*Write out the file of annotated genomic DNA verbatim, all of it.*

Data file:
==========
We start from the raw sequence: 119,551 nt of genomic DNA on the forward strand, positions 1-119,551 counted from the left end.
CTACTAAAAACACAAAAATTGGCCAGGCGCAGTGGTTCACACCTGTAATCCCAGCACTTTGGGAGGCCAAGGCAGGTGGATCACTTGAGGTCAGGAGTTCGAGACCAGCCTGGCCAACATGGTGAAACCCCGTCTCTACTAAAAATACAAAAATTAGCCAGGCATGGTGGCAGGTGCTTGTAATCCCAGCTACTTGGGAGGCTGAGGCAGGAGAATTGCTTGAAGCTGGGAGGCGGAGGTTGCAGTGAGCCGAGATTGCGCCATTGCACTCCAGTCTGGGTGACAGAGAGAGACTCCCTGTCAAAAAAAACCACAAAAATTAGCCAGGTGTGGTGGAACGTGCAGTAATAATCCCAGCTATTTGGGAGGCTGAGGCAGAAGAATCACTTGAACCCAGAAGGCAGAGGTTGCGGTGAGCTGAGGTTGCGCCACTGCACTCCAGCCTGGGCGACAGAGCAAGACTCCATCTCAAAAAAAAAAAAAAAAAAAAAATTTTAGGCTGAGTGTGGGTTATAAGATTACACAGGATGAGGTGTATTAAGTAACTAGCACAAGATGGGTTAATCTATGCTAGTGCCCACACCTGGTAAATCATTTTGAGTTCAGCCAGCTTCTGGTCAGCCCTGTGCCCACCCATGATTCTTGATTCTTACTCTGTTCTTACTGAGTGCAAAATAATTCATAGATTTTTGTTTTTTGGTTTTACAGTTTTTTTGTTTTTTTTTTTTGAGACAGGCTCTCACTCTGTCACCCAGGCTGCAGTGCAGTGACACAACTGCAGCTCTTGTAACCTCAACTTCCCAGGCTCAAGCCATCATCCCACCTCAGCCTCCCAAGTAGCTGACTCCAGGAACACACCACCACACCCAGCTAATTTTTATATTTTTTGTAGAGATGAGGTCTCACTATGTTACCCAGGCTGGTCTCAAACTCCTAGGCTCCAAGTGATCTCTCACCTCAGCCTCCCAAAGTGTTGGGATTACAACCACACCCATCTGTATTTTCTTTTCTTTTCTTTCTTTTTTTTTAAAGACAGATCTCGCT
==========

We start from the raw sequence: 119,551 nt of genomic DNA on the forward strand, positions 1-119,551 counted from the left end.
CTACTAAAAACACAAAAATTGGCCAGGCGCAGTGGTTCACACCTGTAATCCCAGCACTTTGGGAGGCCAAGGCAGGTGGATCACTTGAGGTCAGGAGTTCGAGACCAGCCTGGCCAACATGGTGAAACCCCGTCTCTACTAAAAATACAAAAATTAGCCAGGCATGGTGGCAGGTGCTTGTAATCCCAGCTACTTGGGAGGCTGAGGCAGGAGAATTGCTTGAAGCTGGGAGGCGGAGGTTGCAGTGAGCCGAGATTGCGCCATTGCACTCCAGTCTGGGTGACAGAGAGAGACTCCCTGTCAAAAAAAACCACAAAAATTAGCCAGGTGTGGTGGAACGTGCAGTAATAATCCCAGCTATTTGGGAGGCTGAGGCAGAAGAATCACTTGAACCCAGAAGGCAGAGGTTGCGGTGAGCTGAGGTTGCGCCACTGCACTCCAGCCTGGGCGACAGAGCAAGACTCCATCTCAAAAAAAAAAAAAAAAAAAAAATTTTAGGCTGAGTGTGGGTTATAAGATTACACAGGATGAGGTGTATTAAGTAACTAGCACAAGATGGGTTAATCTATGCTAGTGCCCACACCTGGTAAATCATTTTGAGTTCAGCCAGCTTCTGGTCAGCCCTGTGCCCACCCATGATTCTTGATTCTTACTCTGTTCTTACTGAGTGCAAAATAATTCATAGATTTTTGTTTTTTGGTTTTACAGTTTTTTTGTTTTTTTTTTTTGAGACAGGCTCTCACTCTGTCACCCAGGCTGCAGTGCAGTGACACAACTGCAGCTCTTGTAACCTCAACTTCCCAGGCTCAAGCCATCATCCCACCTCAGCCTCCCAAGTAGCTGACTCCAGGAACACACCACCACACCCAGCTAATTTTTATATTTTTTGTAGAGATGAGGTCTCACTATGTTACCCAGGCTGGTCTCAAACTCCTAGGCTCCAAGTGATCTCTCACCTCAGCCTCCCAAAGTGTTGGGATTACAACCACACCCATCTGTATTTTCTTTTCTTTTCTTTCTTTTTTTTTAAAGACAGATCTCGCT